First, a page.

When service is designed within the core team (designers joined by experts) it is always the question how to propagate designed service through out the company and ensuring that is it delivered consistently and according to design/plan (special topic for large scale organisations, with complex propositions and large number of human interactions). It is always a challenge how to make whole company understand the service (even IT and contact centre). In Croatian telecom we are introducing pattern language (based on Christopher Alexander's work) to (i) create a common language that whole company can understand and discuss service, (ii) to structure service entities that can be managed in delivery of service, (iii) to create patterns for designing new services and improve go-to-market time.
Platform ecosystems: Designing for potential12.20 - 12.40
Ron KersicING Netherlands Head of Chief Technology Office
When Everyone Designs; Designing for Platforms. The internet now is more than a mere distribution channel. It acts as an infrastructure for creation and coordination. In this environment, customer contribution and co-creation bring enormous value to companies that utilise them (viz. the tech giants). Most of today’s service design practices stick to their industrial value chain origins: brands provide and customers consume. However, participants in platform ecosystems are active shapers of the business value proposition that is, essentially, co-created. This requires a rethink towards designing in terms of shaping potential and opportunities. The resulting design practice, with a concept of service close to that of Service-Dominant Logic, will open up new ways of interacting with, learning from, and catering to the needs of people.
Services versus systems12.40 - 13.00
Sarah WylieNorthern Ireland Innovation Lab System Dynamics modeller
Time and again it seems that thoughtfully designed services fail to be implemented, whether becoming tied-up in commissioning or defeated by stakeholder habits, busy schedules and the lassitude of legacy institutions. This talk addresses the issue of systems versus services. By looking at a series of case studies using a System Dynamics lens it explains how service design and delivery are embedded in complex systems which can subvert or conceal even the best design. It also explores the dynamics which prevent great design from becoming contagious and spreading to other services. Finally, it addresses the dynamics of growing & nourishing the service design profession by highlighting lessons learned from a 60 year history of system dynamics modellers seeking to mainstream their methodology.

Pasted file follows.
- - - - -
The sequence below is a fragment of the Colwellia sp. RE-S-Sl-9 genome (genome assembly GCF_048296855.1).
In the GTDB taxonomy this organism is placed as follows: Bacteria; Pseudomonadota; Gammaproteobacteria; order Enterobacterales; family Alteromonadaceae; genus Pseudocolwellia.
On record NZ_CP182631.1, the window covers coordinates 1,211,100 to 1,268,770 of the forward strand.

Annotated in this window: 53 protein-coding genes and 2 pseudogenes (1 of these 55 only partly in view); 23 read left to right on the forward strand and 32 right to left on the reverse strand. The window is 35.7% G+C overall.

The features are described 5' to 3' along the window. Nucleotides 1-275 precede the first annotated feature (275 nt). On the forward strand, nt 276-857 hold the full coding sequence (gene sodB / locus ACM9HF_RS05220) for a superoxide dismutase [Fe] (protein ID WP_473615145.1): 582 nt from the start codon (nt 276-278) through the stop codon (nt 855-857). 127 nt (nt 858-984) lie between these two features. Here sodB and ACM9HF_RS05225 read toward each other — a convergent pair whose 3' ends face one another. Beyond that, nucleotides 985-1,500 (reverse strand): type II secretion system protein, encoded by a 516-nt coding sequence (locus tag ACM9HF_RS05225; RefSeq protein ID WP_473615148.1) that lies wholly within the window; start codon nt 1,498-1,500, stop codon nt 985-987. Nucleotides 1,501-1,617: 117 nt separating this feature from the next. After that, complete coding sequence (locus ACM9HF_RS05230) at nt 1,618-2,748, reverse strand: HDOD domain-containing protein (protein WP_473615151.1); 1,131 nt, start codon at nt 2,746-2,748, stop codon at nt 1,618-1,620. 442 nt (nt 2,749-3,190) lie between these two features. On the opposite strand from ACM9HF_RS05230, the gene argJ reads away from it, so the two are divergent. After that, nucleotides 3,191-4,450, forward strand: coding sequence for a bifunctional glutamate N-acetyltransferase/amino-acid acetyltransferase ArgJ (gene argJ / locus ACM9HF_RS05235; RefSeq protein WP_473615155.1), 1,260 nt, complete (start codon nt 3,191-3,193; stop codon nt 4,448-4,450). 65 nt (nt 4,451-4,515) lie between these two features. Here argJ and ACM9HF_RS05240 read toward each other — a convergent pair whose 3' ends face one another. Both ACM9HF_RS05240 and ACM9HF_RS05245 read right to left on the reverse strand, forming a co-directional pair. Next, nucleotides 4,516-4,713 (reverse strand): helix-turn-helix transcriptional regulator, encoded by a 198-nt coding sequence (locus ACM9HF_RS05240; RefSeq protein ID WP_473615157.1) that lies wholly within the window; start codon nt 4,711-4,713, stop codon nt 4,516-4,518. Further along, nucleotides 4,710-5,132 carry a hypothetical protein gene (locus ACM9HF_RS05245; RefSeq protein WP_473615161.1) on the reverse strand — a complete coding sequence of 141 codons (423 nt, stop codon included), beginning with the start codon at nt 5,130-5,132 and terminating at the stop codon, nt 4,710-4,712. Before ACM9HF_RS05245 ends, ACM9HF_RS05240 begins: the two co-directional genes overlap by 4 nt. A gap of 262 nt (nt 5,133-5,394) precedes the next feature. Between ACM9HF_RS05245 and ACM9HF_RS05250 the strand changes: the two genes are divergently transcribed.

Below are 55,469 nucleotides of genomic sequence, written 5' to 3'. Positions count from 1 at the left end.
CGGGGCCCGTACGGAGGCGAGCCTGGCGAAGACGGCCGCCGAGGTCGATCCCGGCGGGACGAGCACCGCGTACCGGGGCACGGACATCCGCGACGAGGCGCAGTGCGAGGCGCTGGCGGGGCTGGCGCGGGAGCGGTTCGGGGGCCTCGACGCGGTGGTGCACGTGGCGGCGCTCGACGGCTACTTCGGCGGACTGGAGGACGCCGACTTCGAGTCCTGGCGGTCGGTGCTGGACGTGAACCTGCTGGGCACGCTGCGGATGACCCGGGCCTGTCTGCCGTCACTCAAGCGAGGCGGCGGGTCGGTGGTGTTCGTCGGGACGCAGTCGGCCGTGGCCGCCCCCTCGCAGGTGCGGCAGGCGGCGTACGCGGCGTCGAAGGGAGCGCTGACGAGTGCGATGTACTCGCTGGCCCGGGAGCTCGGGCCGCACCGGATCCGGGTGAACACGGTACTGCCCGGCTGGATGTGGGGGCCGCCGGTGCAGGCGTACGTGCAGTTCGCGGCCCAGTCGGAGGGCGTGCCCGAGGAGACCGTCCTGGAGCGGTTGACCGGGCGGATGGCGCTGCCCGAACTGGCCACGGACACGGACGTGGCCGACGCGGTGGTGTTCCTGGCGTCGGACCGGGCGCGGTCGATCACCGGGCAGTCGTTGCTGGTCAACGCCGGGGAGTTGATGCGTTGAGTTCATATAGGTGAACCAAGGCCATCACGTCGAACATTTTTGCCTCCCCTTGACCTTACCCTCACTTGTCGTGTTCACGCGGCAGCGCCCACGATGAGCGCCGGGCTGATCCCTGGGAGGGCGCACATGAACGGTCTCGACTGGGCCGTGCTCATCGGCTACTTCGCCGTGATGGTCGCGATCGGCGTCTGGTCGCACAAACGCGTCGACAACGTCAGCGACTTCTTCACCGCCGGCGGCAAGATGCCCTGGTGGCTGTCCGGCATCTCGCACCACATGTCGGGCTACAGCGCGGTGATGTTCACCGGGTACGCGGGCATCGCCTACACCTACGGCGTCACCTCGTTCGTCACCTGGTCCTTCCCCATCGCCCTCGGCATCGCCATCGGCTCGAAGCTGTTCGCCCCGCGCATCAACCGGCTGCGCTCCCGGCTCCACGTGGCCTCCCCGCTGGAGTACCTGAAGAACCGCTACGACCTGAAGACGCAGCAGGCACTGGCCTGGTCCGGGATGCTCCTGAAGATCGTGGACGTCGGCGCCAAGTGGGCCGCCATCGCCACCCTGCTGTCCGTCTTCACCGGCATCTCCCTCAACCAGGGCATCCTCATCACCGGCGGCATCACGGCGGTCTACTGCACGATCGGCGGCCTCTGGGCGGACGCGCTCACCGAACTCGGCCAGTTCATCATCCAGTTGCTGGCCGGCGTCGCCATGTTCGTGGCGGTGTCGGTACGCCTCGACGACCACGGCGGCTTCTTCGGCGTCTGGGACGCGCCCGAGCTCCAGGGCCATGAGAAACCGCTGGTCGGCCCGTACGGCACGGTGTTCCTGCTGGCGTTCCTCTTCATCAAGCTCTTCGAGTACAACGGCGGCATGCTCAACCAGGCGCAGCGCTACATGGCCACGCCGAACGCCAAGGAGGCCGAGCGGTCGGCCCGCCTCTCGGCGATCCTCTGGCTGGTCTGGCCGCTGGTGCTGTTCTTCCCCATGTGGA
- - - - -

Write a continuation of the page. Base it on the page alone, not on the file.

How to make a change with Service Design in the global south?11.40 - 13.00
Klara LindnerMobisol Product & Service Development
Bored of innovative services that deliver new toothbrush heads to your mailbox or monitor your water intake? But overwhelmed when trying to find a starting point for large-scale design issues? In this workshop, we’ll make the most out of your creative, systemic and empathic service design skills to create true benefits from connected products and design meaningful services for the underserved. The workshop is structured in 3 parts: I’ll first share a few inspiring best practices and pitfalls of (silent) service design in the Global South, like the failed solar cooker or a real use-case for autonomous drones. We’ll then discover contextual design constraints and enablers such as MPESA or the diversity of income sources, and finally put our new knowledge to a test in a hands-on exercise.
Transformation by design: Managing the people side of change11.40 - 13.00
Taylor LarsonRêve Consulting Director of Strategy and Behavioral Design
Carmen LiuRêve Consulting Service Designer
Service design yields innovative human-centered solutions to complex problems, but sometimes solutions meet resistance, especially in organizations that require shifts in culture. In this workshop, we'll share how we apply best practices from change management, behavioral design + empathetic coaching (and listening) to advance service design projects to ensure results are impactful, especially when new innovative solutions necessitate new ways of working. You will get a chance to practice these techniques in session. Bring a real example or plausible scenario of a project that requires implementation at an organization, or use a prepared case that we provide. Either way, this will be a great way to learn + apply some new approaches for ensuring your projects are as effective as possible.